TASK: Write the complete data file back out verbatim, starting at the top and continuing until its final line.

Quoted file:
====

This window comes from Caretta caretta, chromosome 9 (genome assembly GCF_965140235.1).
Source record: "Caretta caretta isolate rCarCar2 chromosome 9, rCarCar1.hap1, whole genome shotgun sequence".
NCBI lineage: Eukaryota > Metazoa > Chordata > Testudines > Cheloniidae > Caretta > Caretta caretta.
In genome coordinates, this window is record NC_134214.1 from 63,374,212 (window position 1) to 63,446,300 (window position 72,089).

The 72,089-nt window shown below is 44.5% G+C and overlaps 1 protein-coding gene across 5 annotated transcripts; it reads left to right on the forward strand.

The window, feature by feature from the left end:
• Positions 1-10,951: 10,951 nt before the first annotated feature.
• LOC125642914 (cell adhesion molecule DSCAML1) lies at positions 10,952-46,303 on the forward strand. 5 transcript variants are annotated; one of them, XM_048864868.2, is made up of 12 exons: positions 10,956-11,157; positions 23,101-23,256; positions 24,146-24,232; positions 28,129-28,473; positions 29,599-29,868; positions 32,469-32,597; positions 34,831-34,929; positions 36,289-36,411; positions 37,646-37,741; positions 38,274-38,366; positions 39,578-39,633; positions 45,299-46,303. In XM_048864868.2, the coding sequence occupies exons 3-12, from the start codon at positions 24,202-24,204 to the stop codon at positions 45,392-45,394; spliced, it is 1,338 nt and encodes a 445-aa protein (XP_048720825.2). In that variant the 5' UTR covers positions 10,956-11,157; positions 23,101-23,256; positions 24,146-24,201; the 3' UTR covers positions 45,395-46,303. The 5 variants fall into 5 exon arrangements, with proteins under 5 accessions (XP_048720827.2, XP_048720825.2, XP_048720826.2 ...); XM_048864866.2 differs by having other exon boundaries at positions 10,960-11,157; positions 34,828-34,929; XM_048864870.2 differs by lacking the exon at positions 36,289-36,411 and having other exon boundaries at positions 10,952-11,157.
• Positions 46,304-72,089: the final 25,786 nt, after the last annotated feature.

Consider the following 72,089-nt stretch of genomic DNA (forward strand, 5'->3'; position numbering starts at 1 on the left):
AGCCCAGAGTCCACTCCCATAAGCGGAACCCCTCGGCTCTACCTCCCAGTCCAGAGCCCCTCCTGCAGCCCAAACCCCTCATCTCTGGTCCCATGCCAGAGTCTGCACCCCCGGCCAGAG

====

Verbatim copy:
This window comes from Caretta caretta, chromosome 9 (genome assembly GCF_965140235.1).
Source record: "Caretta caretta isolate rCarCar2 chromosome 9, rCarCar1.hap1, whole genome shotgun sequence".
NCBI lineage: Eukaryota > Metazoa > Chordata > Testudines > Cheloniidae > Caretta > Caretta caretta.
In genome coordinates, this window is record NC_134214.1 from 63,374,212 (window position 1) to 63,446,300 (window position 72,089).

The 72,089-nt window shown below is 44.5% G+C and overlaps 1 protein-coding gene across 5 annotated transcripts; it reads left to right on the forward strand.

The window, feature by feature from the left end:
• Positions 1-10,951: 10,951 nt before the first annotated feature.
• LOC125642914 (cell adhesion molecule DSCAML1) lies at positions 10,952-46,303 on the forward strand. 5 transcript variants are annotated; one of them, XM_048864868.2, is made up of 12 exons: positions 10,956-11,157; positions 23,101-23,256; positions 24,146-24,232; positions 28,129-28,473; positions 29,599-29,868; positions 32,469-32,597; positions 34,831-34,929; positions 36,289-36,411; positions 37,646-37,741; positions 38,274-38,366; positions 39,578-39,633; positions 45,299-46,303. In XM_048864868.2, the coding sequence occupies exons 3-12, from the start codon at positions 24,202-24,204 to the stop codon at positions 45,392-45,394; spliced, it is 1,338 nt and encodes a 445-aa protein (XP_048720825.2). In that variant the 5' UTR covers positions 10,956-11,157; positions 23,101-23,256; positions 24,146-24,201; the 3' UTR covers positions 45,395-46,303. The 5 variants fall into 5 exon arrangements, with proteins under 5 accessions (XP_048720827.2, XP_048720825.2, XP_048720826.2 ...); XM_048864866.2 differs by having other exon boundaries at positions 10,960-11,157; positions 34,828-34,929; XM_048864870.2 differs by lacking the exon at positions 36,289-36,411 and having other exon boundaries at positions 10,952-11,157.
• Positions 46,304-72,089: the final 25,786 nt, after the last annotated feature.

Consider the following 72,089-nt stretch of genomic DNA (forward strand, 5'->3'; position numbering starts at 1 on the left):
AGCCCAGAGTCCACTCCCATAAGCGGAACCCCTCGGCTCTACCTCCCAGTCCAGAGCCCCTCCTGCAGCCCAAACCCCTCATCTCTGGTCCCATGCCAGAGTCTGCACCCCCGGCCAGAG